End of the line: Rounding third

End of the line: Rounding third
Burt Baldwin - 04/04/2019

After this winter, all of us are anticipating warmer weather and the signs of spring. We anxiously await the greening of the land and fragrant blossomings. For me, spring is also the advent of my favorite sport, baseball.

A few years ago, I had the opportunity to head to Phoenix and Mesa, Ariz., to watch some of the rookies as they pursued their dream of making it up to the majors. After the game, I had the opportunity to meet Bert Campaneris and Blue Moon Odom. They autographed a ball for me that I gave to my wife’s nephew for his birthday.

As a boy, baseball was my personal religion. I would cut out the Phillies schedule from the Sunday Philadelphia Inquirer and tape it to my bedroom door, keeping track of wins in red and losses in blue. My father and I would have a game of catch in the back yard on Saturdays.

My first team of many was the “Ramblers.” The jerseys were gray, with maroon socks and trim. Dad, with a chuckle, always reminded me that I slept in my uniform before the little league season opener. I guess I was too embarrassed to remember that incident, but I do remember those sticky, baggy woolen uniforms!

In those days, I played a variety of positions: short, second and right field. I wasn’t much of hitter, but then again, none of us were. Games were played exclusively on Saturdays, as there were no lights back then. Some of those days were stifling and we were exhausted from the heat and humidity. None of us minded or even noticed until bicycling back home after the game.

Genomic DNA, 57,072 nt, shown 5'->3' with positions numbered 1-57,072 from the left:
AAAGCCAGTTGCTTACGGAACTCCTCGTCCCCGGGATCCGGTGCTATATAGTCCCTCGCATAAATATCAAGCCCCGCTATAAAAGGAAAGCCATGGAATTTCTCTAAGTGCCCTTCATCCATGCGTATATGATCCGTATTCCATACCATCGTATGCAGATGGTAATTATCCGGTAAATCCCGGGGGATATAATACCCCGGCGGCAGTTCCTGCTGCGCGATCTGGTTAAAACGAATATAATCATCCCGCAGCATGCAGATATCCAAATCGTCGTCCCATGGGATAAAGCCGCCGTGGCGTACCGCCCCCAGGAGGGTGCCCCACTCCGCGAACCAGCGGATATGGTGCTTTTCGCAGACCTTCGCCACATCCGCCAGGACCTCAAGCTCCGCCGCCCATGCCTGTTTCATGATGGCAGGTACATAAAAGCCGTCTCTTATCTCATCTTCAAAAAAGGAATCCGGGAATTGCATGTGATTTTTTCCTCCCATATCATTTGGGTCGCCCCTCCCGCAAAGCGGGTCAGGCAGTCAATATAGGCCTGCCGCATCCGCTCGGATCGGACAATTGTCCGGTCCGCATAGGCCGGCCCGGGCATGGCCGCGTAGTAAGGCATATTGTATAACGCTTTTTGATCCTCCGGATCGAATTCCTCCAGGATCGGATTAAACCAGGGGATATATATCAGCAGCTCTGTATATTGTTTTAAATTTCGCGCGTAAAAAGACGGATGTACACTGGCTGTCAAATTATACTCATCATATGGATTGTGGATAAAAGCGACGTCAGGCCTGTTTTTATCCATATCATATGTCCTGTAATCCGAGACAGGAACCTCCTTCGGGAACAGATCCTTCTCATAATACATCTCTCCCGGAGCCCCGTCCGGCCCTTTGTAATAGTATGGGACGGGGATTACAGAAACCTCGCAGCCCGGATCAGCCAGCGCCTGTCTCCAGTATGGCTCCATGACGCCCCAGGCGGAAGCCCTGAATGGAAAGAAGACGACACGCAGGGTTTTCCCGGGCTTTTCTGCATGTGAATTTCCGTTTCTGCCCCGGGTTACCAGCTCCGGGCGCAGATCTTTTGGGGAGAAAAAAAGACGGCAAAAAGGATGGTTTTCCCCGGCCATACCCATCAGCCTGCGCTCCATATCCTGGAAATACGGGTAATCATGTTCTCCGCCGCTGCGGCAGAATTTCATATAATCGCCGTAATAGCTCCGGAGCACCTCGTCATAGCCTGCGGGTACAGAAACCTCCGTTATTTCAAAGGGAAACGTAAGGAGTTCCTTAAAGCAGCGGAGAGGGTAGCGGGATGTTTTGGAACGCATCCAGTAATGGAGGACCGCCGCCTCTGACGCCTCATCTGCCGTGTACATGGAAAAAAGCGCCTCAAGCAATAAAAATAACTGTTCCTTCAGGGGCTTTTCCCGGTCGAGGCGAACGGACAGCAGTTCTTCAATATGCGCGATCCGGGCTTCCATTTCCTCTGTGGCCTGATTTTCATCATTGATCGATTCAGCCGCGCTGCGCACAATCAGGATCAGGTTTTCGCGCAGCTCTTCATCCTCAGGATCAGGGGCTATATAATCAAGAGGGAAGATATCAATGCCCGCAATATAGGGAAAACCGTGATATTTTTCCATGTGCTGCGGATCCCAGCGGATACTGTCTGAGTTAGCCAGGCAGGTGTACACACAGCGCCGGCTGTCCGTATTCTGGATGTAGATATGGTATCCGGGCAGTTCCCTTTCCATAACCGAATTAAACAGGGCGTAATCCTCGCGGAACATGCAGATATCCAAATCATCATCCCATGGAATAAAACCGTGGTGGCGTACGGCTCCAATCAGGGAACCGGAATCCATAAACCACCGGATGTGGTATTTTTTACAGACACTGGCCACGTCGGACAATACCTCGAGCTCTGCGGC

As I grew older, I played “Babe Ruth Baseball” and varsity ball. Most of the time, I was relegated to the bullpen. I didn’t mind, as long as I had a chance to come into a game. Many years passed, and eventually I became a coach for the Ignacio Bobcats. There was nothing sweeter than helping pitchers get a handle on a slider or curveball.

My coaching days have passed, and most recently, I decided to look up some of my favorite players on the internet. I remember Tony Taylor crossing himself before stepping into batter’s box (one of the first to do so.)

I was saddened by the passing away of such greats as Chris Short, Johnny Callison and Wes Covington. These were my childhood heroes. On occasion, I still watch my two favorite baseball movies, “The Sandlot” and “Field of Dreams.”

In summation, I always wondered what made this game of “baseball” so inviting. I guess it had to do with hope. Hope is that eternal quest that keeps us all going. The game is played to the last out, so there is always a chance. They say “hope springs eternal,” and as Yogi had said, “It ain’t over till it’s over!” Things are greening up this spring, and I can barely make out ole Shoeless Joe rounding third and heading home!

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